Hart High's first principal, Lester C. Dalbey, from Gwen Gallion's copy of the 1948 Tomahawk yearbook.
My father, Lester Charles Dalbey, was born in Sheridan, Placer County, California. He was the second of four children born to Harrison Clark Dalbey and Marybelle Hoffman, both of whom had come to California from Iowa by covered wagon in the 1870s.
Lester Dalbey worked for more than 40 years in California schools. He taught in one-room schools and served as administrator in several elementary school districts in Northern California.
In 1930, while he was principal in Susanville, he accepted the position of principal at Newhall Grammar [Newhall Elementary] School. The Newhall school board offered him the administrative position with the stipulation that he find a way to bring a high school to the Santa Clarita Valley. In those days, students from Newhall and surrounding communities attended high school in San Fernando in the Los Angeles City School District. The townspeople wanted to form their own high school district, thereby severing ties with Los Angeles schools and providing an opportunity to build community spirit which can come with a local high school.
Nineteen-thirty was an eventful year for Lester. He married Margaret Ann Jennings, Bureau of Indian Affairs nurse, and moved more than 500 miles from his beloved Northern California to the Santa Clarita Valley. He enrolled in the University of Southern California's School Administration Program with the express purpose of researching the feasibility of a high school in the valley.
He completed his thesis paper in 1933 (the year I was born). In 1933 very few people lived in the Santa Clarita Valley. Because of this small population and tax base, the area would not be able to support a high school district; however, his research prepared him with the necessary information he would need when the population came to the valley.
And, of course, it did come. At the end of World War II, during which time many people moved to Newhall to work for the Bermite Powder Company, Newhall and surrounding communities indeed had the required assessed valuation to support a high school district.
During the war years, Lester continued his work as principal, served as an air raid warden, grew a "victory" garden, and started planning for the new school district. Seceding from the Los Angeles school district and forming a new school district required an understanding of the laws regarding such matters and also the ability to garner community support for the project. Lester succeeded on both counts, and by the time the war ended, the community voted to form its own high school district.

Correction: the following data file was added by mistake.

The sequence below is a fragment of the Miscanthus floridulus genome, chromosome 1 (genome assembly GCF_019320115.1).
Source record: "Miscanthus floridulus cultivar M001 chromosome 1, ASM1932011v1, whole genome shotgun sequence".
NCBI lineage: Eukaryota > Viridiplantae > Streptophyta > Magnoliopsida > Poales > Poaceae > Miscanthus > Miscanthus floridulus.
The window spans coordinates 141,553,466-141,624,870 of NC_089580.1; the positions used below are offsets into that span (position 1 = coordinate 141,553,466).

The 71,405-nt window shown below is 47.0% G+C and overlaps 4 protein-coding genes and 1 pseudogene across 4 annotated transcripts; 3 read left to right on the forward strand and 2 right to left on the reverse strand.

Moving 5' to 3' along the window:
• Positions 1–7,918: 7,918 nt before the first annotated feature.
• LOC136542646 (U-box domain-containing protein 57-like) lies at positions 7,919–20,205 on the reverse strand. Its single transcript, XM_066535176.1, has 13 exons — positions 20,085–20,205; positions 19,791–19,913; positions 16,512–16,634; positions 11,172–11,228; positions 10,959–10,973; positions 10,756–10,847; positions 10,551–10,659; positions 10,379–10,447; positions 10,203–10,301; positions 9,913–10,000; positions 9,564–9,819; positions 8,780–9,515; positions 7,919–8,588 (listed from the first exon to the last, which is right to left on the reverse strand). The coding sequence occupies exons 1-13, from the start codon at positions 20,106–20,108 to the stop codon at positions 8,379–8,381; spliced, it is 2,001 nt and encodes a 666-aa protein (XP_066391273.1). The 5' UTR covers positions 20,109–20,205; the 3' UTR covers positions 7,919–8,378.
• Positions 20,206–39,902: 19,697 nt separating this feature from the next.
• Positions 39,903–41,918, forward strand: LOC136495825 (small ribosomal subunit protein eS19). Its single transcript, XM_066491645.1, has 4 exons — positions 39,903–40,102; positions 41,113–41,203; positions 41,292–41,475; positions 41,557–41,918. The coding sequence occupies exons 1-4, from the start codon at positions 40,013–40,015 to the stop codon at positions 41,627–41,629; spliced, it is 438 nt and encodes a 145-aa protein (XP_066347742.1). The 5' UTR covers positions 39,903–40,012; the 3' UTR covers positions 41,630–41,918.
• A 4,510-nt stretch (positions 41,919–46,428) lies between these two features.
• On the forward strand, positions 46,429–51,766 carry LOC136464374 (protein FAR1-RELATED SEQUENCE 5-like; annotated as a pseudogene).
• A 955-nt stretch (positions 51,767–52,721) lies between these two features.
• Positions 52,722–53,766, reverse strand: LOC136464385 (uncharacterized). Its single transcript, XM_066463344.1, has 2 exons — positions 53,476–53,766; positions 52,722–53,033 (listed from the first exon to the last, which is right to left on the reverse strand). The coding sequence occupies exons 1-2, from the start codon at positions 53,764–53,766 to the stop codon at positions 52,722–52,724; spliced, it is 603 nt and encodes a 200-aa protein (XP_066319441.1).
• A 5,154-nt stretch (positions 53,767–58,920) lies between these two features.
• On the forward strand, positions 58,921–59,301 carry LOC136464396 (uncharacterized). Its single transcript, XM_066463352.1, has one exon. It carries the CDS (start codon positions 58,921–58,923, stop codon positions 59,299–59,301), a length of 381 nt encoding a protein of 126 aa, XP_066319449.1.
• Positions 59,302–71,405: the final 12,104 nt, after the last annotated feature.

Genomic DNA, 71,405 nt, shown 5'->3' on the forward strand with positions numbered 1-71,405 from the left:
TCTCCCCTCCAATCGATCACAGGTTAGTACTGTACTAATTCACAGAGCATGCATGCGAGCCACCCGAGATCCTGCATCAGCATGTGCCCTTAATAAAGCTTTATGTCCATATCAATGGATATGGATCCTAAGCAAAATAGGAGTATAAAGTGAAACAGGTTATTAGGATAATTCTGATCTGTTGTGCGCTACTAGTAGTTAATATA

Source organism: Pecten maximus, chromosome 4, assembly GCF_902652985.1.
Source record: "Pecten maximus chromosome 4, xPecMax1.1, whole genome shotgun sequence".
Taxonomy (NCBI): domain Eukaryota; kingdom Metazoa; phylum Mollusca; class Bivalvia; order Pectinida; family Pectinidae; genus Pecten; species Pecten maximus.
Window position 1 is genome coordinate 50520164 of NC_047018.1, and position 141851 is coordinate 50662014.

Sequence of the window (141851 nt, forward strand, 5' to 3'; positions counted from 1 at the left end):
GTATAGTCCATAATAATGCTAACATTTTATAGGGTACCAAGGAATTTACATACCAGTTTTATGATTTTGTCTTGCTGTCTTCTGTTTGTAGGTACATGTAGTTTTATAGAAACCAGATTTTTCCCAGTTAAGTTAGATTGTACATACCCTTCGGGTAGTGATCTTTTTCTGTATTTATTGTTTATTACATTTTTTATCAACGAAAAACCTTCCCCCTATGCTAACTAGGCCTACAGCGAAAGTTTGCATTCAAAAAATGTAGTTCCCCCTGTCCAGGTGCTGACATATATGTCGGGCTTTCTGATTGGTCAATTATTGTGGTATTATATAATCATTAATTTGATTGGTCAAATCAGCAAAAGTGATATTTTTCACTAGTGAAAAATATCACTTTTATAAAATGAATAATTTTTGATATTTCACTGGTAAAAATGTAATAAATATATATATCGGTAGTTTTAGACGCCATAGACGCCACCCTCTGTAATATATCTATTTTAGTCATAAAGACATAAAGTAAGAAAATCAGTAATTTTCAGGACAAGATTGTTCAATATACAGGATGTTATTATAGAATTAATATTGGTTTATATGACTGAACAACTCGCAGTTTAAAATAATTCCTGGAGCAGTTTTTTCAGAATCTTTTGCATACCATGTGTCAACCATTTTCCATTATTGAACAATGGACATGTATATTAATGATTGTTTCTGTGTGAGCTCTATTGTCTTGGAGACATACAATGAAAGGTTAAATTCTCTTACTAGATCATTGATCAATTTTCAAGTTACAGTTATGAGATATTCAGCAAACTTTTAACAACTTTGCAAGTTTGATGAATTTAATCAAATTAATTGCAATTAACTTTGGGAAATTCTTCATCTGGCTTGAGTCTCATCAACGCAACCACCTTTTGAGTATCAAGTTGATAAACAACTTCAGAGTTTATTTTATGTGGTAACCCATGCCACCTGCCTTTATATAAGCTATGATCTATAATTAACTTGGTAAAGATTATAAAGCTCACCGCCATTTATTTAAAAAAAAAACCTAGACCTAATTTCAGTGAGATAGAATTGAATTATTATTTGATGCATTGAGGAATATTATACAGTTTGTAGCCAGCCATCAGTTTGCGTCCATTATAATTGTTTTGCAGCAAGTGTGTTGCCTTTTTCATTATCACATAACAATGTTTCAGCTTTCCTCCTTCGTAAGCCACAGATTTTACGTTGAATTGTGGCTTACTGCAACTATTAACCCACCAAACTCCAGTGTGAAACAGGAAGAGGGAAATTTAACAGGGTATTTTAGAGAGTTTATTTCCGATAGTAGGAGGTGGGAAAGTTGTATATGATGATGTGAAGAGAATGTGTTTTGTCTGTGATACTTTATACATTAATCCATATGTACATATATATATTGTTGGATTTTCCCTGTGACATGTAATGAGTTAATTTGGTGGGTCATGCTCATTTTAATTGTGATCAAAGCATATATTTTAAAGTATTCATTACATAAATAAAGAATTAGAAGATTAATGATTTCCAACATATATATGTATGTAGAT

In 1945 Hart High's first class started on the campus of Newhall Grammar School. When they graduated in 1949, the ceremonies were held on the football field of the new campus. Lester had become principal-superintendent of the new William S. Hart Union High School District and had the important job of supervising the building of this new campus. His work of nearly 20 years was realized he saw a high school in the Santa Clarita Valley.
Lester participated in two graduations of the new school, 1949 and 1950. By the 1950-51 school year, changes began to occur in educational practices that he did not like. He believed in a traditional, old-fashioned, three-R's type of education while educational trends headed in other directions. He resigned his position and retired to Rocklin in Placer County.
Retirement did not slow him down. He was used to a busy day, always starting early in his garden, and then moving indoors to an office routine. In Rocklin he continued this practice, finding civic affairs to his liking. He organized a neighborhood fire district and served as a director; he petitioned the county to improve unsafe road conditions. Fate cut short his retirement years, and he died in 1955 of a brain tumor.
People who knew Lester always described him as "strict but fair." I believe this description is accurate. But I also see him as a man who had a vision and was granted the wherewithal and grace to see that vision become a reality.
The writer adds:
(Lester Dalbey) truly pioneered Hart High. I remember hearing him say that the timing was just right for the secession from the Los Angeles school district. Had they waited another year, new legislation would have made it much more difficult to start a new district.
As I think about his life I remember some incidents that exemplify who Lester Dalbey was. For instance, during the war he and my mother brought enough peaches and apricots back to Newhall from his brother-in-law's fruit ranch in Winters to preserve them for use in the school cafeteria the following winter. Quite an unusual task for the principal and his wife, the school nurse! And one day, on a trip to San Fernando during school hours, he spied some Newhall students hitchhiking. He stopped, gave them a ride back to school, and escorted them to their respective classes. He very likely called their parents in the evening to discuss appropriate punishment.
At Hart High's 50th anniversary celebration in October 1995, the author gave her father's 1933 thesis to the high school library.
Mary Catherine Troka lives in Sacramento.